|Instruments Nomenclature Cards|
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I am lucky to teach where I have access to many, many of these instruments in the the facility. During the year there are professional hands on demonstrations for many of the larger instruments and the smaller instruments are rotated between classrooms. For the instruments that we do not have on site - such as the organ, and harpsichord, I give parents a list of places they can take their child to have experience with them. Many local symphonies give opportunities for children to meet and hear instruments during the year. Looking on the symphony's website or calling will help you to find out if they make this kind of thing available in your area.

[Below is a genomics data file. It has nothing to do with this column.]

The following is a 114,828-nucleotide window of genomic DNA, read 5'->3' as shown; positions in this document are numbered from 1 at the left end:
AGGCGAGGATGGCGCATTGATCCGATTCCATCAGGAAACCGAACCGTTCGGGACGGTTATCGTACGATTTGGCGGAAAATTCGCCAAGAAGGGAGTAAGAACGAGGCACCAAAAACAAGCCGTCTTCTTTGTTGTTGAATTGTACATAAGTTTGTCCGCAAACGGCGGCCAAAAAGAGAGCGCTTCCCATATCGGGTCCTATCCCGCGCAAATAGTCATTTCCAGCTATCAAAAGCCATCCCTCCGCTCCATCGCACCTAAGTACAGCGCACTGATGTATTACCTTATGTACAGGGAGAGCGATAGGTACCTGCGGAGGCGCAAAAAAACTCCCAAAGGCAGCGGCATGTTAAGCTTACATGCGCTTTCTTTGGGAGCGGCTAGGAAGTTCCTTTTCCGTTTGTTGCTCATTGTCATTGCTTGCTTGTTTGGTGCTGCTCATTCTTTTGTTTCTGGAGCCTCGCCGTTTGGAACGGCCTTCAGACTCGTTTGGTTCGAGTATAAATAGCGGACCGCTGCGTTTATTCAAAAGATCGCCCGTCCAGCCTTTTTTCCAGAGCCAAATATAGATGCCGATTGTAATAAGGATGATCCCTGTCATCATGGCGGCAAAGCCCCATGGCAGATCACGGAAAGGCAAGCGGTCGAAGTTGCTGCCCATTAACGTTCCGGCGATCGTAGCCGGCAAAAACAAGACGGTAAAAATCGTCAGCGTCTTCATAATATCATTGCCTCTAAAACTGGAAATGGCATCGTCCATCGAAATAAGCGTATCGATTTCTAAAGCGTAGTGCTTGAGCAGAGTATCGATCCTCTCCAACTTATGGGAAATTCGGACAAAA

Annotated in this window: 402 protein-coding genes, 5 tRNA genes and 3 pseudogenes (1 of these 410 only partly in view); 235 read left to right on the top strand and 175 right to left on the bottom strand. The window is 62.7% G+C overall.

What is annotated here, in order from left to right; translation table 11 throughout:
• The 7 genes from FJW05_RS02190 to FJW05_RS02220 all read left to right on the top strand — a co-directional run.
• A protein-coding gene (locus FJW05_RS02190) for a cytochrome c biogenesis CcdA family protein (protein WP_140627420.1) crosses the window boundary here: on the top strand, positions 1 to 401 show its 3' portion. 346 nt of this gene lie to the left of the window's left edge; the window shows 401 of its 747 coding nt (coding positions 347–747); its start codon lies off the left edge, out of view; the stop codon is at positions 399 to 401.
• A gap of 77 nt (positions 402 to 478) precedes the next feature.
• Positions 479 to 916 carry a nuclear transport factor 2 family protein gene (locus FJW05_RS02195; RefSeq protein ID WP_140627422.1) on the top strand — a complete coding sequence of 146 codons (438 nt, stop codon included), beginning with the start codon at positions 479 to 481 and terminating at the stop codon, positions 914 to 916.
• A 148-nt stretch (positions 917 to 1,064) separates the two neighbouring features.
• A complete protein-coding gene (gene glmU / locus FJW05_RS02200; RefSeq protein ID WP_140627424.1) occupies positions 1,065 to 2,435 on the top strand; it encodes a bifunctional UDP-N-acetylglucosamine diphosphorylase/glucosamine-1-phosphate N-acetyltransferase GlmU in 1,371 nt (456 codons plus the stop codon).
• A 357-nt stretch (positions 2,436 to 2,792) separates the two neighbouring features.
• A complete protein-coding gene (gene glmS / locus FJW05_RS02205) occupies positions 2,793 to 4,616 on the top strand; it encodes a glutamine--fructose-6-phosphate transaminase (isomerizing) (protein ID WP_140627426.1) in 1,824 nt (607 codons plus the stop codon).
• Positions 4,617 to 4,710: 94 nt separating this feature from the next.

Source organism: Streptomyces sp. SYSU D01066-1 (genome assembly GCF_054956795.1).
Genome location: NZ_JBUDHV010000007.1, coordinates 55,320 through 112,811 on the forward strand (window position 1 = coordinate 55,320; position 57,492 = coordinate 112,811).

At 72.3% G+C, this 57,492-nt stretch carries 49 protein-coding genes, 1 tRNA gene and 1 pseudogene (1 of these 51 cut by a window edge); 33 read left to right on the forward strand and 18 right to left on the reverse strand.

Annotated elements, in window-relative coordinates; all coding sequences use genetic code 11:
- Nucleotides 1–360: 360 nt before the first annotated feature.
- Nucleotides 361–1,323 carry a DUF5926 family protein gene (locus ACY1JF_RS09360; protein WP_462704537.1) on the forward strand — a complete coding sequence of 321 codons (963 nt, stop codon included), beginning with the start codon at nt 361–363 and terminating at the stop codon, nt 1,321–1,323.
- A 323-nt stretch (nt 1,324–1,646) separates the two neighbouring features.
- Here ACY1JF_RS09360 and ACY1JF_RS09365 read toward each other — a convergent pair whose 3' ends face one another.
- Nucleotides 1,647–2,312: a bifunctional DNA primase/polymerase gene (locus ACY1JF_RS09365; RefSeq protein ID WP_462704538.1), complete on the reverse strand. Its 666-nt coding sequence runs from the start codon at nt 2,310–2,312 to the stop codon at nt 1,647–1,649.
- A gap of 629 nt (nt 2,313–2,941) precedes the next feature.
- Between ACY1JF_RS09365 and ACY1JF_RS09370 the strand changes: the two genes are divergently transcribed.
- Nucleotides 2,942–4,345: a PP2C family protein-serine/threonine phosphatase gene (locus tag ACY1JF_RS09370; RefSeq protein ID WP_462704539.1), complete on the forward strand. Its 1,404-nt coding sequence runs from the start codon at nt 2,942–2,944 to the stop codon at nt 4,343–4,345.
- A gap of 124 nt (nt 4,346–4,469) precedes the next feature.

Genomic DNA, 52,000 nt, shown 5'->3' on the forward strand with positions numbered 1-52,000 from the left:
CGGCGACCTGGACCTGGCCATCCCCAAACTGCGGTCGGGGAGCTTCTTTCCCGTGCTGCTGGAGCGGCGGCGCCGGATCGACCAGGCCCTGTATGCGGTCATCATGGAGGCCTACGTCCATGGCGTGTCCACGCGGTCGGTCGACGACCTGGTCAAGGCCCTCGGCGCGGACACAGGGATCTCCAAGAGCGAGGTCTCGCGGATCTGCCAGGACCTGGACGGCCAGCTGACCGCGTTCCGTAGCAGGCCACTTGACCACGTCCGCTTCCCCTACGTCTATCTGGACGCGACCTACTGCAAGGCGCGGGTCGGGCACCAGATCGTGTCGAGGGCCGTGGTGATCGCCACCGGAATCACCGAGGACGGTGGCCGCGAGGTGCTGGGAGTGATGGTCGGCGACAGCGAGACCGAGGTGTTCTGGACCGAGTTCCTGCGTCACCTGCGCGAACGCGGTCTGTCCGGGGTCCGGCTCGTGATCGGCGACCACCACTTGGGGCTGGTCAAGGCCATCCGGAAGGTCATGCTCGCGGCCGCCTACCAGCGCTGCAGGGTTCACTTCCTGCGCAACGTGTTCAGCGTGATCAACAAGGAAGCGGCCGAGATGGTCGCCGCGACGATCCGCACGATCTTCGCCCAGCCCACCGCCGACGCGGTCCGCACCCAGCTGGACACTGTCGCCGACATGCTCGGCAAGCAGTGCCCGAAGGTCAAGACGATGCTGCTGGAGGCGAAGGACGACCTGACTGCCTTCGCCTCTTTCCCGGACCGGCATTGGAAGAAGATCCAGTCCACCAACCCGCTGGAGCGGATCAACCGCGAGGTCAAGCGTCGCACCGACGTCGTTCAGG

I will not place all the cards out in the same place, or at the same time. I will integrate many of these cards into continent work (every peopled continent is represented), with specific instruments that are on the shelves for use. I suggest that teachers do their own research about the instruments here, where they originated, their integration into western music, and how are they used today. During my own research it has been eye opening for me. For example... it was interesting to learn that cymbals came from Turkey, and that they became all the rage in classical music after they were discovered by western composers. Music is an incredibly fascinating subject. We can see how the world changed and became more interconnected through things like the history of musical instruments.